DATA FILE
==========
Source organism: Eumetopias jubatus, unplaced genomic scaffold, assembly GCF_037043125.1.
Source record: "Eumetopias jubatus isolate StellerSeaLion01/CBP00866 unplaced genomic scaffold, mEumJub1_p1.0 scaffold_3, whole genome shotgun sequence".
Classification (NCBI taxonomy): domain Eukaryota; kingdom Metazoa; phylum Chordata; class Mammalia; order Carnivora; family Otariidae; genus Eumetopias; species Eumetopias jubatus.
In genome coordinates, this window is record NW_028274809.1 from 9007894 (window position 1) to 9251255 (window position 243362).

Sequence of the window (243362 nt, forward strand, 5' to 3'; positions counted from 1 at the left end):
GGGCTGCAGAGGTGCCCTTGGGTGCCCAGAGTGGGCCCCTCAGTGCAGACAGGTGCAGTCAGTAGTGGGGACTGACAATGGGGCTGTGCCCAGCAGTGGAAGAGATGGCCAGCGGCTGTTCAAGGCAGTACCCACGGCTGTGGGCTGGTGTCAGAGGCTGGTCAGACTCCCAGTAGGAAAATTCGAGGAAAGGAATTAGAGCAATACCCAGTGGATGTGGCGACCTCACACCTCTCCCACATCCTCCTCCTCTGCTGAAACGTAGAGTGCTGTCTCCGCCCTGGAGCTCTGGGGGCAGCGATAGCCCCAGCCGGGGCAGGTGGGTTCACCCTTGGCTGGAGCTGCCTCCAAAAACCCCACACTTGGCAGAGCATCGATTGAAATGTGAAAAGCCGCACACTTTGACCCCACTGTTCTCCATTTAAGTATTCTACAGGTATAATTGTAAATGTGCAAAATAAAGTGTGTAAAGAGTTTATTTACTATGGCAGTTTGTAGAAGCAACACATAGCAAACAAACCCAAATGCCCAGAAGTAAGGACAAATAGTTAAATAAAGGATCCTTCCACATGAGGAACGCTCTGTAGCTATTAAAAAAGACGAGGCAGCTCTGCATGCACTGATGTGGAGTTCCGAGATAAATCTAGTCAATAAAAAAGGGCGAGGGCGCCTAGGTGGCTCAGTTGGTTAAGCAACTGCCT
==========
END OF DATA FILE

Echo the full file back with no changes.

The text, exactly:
Source organism: Eumetopias jubatus, unplaced genomic scaffold, assembly GCF_037043125.1.
Source record: "Eumetopias jubatus isolate StellerSeaLion01/CBP00866 unplaced genomic scaffold, mEumJub1_p1.0 scaffold_3, whole genome shotgun sequence".
Classification (NCBI taxonomy): domain Eukaryota; kingdom Metazoa; phylum Chordata; class Mammalia; order Carnivora; family Otariidae; genus Eumetopias; species Eumetopias jubatus.
In genome coordinates, this window is record NW_028274809.1 from 9007894 (window position 1) to 9251255 (window position 243362).

Sequence of the window (243362 nt, forward strand, 5' to 3'; positions counted from 1 at the left end):
GGGCTGCAGAGGTGCCCTTGGGTGCCCAGAGTGGGCCCCTCAGTGCAGACAGGTGCAGTCAGTAGTGGGGACTGACAATGGGGCTGTGCCCAGCAGTGGAAGAGATGGCCAGCGGCTGTTCAAGGCAGTACCCACGGCTGTGGGCTGGTGTCAGAGGCTGGTCAGACTCCCAGTAGGAAAATTCGAGGAAAGGAATTAGAGCAATACCCAGTGGATGTGGCGACCTCACACCTCTCCCACATCCTCCTCCTCTGCTGAAACGTAGAGTGCTGTCTCCGCCCTGGAGCTCTGGGGGCAGCGATAGCCCCAGCCGGGGCAGGTGGGTTCACCCTTGGCTGGAGCTGCCTCCAAAAACCCCACACTTGGCAGAGCATCGATTGAAATGTGAAAAGCCGCACACTTTGACCCCACTGTTCTCCATTTAAGTATTCTACAGGTATAATTGTAAATGTGCAAAATAAAGTGTGTAAAGAGTTTATTTACTATGGCAGTTTGTAGAAGCAACACATAGCAAACAAACCCAAATGCCCAGAAGTAAGGACAAATAGTTAAATAAAGGATCCTTCCACATGAGGAACGCTCTGTAGCTATTAAAAAAGACGAGGCAGCTCTGCATGCACTGATGTGGAGTTCCGAGATAAATCTAGTCAATAAAAAAGGGCGAGGGCGCCTAGGTGGCTCAGTTGGTTAAGCAACTGCCT